People know what you think now, just as those of us who have grappled with and navigated the Christian, evangelical, and denominational worlds for a long time already knew – you talk about having “freedom in Christ” but that freedom is subtly conditional. We know that keeping bodies controlled is the top priority, even as you preach about how God loves them all.

    Do you know what that’s like? To have someone tell you that at your core, you're not wanted? Or that you don't exist? Or that you can’t do something because of how you know God made your body and/or soul? Or that your school would rather challenege the United States government than make room for its own students? Do you understand the stress that puts on people? I’m sure if you asked a few of the people affected by your decisions, you’d learn a little bit about it. I’m guessing none of the Presidents of the schools on this list are women, because 1. There are so few of them anyway and 2. As women in Christian higher education, they probably and hopefully understand the importance of Title IX in their own lives, so at the very least they’d understand the gravity of not accepting it.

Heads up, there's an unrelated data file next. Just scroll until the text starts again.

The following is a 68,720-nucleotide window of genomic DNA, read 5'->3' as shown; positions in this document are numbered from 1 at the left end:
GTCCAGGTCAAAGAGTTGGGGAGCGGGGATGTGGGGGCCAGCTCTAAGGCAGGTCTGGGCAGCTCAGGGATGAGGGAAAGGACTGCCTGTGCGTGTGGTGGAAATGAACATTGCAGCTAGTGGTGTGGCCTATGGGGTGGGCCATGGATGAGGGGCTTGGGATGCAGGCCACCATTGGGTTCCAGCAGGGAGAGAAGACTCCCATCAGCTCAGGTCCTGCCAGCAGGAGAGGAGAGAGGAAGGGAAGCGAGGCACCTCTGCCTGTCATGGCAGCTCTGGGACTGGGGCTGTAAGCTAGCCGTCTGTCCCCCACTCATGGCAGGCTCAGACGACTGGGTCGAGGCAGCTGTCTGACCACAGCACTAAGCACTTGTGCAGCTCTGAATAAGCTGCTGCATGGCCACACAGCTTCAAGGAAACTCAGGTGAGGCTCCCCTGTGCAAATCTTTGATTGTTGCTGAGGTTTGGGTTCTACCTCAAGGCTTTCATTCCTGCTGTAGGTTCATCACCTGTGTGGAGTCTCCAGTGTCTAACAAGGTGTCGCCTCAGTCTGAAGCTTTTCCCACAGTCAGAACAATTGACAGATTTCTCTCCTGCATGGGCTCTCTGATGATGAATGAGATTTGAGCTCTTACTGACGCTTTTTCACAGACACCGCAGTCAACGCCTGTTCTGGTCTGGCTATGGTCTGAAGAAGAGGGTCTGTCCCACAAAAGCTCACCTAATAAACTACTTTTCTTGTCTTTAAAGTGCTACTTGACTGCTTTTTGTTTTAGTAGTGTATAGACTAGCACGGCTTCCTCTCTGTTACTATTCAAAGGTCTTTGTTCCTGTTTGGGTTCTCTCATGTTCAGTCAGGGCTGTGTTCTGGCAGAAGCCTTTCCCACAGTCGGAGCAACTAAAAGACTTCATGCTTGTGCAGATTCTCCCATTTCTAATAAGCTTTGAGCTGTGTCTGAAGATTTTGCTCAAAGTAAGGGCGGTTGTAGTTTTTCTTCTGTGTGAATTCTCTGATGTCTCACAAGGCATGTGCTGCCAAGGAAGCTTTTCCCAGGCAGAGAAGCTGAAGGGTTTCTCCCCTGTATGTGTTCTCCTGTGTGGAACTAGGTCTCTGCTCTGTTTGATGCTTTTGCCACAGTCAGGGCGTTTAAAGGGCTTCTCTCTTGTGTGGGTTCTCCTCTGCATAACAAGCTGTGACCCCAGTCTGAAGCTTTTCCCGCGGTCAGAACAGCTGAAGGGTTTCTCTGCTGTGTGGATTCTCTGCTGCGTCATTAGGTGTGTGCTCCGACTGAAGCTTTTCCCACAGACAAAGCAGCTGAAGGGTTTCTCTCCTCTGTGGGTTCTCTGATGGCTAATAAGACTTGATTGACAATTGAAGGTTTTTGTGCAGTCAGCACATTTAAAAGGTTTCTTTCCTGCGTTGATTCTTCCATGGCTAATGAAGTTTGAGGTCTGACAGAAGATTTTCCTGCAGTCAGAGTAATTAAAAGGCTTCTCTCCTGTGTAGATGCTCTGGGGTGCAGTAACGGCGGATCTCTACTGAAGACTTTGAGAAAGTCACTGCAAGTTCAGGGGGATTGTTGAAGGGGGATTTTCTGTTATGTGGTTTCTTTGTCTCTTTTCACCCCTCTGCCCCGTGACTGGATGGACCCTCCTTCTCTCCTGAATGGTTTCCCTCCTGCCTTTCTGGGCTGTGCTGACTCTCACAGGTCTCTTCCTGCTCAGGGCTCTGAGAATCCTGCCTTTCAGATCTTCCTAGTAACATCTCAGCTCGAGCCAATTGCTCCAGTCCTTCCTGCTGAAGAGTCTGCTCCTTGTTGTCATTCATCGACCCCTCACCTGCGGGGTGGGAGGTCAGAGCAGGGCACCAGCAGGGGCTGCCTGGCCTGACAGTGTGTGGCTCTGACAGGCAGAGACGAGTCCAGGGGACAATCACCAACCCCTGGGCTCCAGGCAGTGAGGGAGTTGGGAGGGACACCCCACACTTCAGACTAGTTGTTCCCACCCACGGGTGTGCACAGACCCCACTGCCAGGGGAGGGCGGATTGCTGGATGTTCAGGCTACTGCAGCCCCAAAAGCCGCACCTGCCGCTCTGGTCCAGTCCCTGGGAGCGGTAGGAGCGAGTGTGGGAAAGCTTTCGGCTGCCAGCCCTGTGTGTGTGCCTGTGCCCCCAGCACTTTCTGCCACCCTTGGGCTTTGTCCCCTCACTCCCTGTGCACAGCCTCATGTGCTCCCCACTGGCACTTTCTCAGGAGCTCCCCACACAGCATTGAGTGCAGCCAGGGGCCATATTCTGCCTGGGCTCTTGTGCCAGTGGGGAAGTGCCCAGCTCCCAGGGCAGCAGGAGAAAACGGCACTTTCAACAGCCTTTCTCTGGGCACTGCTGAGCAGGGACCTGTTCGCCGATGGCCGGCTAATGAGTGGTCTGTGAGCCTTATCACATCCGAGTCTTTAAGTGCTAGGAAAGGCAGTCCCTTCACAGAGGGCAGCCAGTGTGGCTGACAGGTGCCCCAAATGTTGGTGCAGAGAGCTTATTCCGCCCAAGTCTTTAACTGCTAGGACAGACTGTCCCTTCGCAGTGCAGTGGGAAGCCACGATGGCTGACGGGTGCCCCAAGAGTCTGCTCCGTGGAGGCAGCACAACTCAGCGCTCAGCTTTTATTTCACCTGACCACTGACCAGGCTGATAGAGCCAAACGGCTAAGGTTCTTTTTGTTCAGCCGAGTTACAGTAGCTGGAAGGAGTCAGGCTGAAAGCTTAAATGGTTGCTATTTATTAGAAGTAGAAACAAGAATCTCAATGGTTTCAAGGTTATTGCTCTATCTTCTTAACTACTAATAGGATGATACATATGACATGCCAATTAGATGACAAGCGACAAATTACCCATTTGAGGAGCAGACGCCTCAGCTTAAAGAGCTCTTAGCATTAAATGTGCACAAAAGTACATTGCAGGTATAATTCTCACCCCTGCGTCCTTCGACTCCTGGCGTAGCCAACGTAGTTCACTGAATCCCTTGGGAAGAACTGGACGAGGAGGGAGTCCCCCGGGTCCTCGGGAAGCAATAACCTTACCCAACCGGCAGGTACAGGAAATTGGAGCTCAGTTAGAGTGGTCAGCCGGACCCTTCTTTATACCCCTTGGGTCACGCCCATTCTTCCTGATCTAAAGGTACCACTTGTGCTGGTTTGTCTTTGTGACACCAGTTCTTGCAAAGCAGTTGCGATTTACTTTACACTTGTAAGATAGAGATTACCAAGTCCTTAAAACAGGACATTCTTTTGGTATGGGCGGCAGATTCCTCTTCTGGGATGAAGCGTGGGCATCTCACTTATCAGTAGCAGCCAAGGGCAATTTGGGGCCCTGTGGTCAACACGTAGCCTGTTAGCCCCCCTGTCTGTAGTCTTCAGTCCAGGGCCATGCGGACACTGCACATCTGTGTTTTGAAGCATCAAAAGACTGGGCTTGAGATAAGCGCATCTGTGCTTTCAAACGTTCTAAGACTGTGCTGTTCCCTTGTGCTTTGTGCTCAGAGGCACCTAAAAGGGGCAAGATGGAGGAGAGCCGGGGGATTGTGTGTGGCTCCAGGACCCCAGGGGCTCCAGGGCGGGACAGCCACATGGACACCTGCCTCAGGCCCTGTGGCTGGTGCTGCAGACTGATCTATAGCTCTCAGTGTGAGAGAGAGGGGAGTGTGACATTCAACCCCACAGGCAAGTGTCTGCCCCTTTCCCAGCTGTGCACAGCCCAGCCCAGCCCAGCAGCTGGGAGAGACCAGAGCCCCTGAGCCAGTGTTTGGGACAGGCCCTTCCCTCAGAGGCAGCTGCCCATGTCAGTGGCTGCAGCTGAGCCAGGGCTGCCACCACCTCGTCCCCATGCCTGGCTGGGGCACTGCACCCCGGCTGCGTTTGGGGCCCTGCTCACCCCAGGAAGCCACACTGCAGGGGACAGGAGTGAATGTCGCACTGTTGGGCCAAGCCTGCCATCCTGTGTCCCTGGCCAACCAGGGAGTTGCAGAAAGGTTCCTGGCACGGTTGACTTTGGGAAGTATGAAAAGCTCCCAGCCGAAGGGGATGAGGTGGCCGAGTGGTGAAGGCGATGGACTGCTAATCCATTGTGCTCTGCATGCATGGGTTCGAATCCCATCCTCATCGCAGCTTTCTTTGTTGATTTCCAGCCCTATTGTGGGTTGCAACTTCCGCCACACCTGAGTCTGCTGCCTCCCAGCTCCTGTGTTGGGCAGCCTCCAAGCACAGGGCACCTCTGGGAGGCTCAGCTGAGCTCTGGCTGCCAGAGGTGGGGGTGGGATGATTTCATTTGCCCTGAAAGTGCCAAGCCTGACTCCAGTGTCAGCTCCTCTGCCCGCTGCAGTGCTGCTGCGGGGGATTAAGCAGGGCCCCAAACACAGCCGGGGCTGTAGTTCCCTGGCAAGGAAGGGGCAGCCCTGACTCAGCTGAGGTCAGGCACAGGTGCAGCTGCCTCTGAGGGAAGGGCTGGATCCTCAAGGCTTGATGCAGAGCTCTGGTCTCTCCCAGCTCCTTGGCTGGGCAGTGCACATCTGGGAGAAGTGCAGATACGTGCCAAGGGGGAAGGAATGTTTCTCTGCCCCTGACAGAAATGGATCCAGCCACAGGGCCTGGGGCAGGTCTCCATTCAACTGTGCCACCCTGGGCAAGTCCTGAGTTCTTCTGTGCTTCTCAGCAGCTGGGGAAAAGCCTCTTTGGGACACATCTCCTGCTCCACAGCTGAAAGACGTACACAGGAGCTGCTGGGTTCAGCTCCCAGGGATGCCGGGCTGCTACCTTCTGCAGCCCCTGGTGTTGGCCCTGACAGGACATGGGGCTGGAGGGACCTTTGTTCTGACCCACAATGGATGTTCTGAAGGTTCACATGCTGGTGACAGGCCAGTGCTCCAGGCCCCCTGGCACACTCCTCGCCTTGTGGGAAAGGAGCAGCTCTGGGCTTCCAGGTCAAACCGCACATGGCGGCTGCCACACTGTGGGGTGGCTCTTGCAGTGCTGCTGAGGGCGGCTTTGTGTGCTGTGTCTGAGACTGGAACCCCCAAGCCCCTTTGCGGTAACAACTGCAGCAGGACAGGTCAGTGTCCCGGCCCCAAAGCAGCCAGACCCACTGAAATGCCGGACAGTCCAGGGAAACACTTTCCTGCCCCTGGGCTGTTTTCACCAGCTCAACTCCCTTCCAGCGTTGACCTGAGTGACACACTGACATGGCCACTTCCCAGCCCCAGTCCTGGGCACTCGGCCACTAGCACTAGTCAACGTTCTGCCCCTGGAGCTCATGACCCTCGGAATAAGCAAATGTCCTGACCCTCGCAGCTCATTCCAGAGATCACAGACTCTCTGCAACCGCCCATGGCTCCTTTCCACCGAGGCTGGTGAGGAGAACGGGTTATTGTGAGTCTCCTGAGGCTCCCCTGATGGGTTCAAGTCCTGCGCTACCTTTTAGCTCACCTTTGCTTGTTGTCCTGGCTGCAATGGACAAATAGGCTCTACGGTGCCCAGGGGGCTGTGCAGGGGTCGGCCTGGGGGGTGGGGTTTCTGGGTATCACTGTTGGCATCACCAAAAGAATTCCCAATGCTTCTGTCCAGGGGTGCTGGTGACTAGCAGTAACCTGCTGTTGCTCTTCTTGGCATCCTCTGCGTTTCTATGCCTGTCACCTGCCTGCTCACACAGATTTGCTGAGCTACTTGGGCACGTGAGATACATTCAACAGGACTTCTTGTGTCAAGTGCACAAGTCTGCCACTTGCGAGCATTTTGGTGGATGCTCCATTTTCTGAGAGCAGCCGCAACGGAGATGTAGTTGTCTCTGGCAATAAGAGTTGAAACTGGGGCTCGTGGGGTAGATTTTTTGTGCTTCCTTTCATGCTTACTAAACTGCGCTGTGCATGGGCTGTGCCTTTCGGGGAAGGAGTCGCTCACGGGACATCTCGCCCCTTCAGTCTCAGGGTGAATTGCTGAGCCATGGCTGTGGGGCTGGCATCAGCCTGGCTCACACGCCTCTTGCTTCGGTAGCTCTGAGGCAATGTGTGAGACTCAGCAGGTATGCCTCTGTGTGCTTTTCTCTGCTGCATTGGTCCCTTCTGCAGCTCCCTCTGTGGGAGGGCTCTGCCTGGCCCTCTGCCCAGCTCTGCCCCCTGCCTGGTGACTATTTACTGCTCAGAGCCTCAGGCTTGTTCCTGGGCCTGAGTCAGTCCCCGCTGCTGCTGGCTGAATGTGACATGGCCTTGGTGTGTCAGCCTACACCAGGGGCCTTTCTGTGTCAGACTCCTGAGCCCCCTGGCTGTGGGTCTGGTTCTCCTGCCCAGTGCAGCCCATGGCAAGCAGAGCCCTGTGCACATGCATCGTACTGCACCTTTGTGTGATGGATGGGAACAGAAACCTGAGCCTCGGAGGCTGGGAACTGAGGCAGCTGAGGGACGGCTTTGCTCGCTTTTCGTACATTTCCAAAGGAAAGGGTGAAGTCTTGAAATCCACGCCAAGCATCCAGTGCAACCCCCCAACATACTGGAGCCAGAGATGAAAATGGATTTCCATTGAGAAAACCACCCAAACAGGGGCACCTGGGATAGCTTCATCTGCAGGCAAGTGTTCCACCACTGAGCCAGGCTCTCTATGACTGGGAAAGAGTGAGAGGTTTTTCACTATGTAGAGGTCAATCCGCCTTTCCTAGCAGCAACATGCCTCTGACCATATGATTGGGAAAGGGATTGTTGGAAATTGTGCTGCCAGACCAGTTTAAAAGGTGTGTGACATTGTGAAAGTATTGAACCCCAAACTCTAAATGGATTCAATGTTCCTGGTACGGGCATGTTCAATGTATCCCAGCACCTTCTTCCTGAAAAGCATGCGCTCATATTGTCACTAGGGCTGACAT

So here are my last questions for you. What kind of world do you dream about? Is it one where people can seek God for themselves? Or one where you get to control the terms of seeking God while a person is in your establishment?

    What is your image of God? Is it one that looks like you? 

    Source: http://thecolu.mn/21270/dozens-christian-schools-win-title-ix-waivers-ban-lgbt-students

  • Not Your Future Married Woman. Not Your Fun Single Lady.

    Note: As a white, heterosexual, cisgender woman without children, my experiences aren’t specific to all single people. Or even people similar to me. But, I hope this is helpful, in some ways, to all kinds of people.

    For the most part, it’s easier to just write about women’s issues. But the internal stigma of talking about singleness and happiness as a woman brings up a lot of the same questions – Will I be perceived as bitter? Will someone redirect the conversation and make it about marriage? Will it be a turn-off to potential partners? Will I have to prove I’m happy? Am I happy? Will people try and set me up with another person I don’t have anything in common with just because we’re both single? Will someone demean my experience and tell me I’ll change my mind when I’m married? Will people think I’m an uptight bitch? Will people hear me?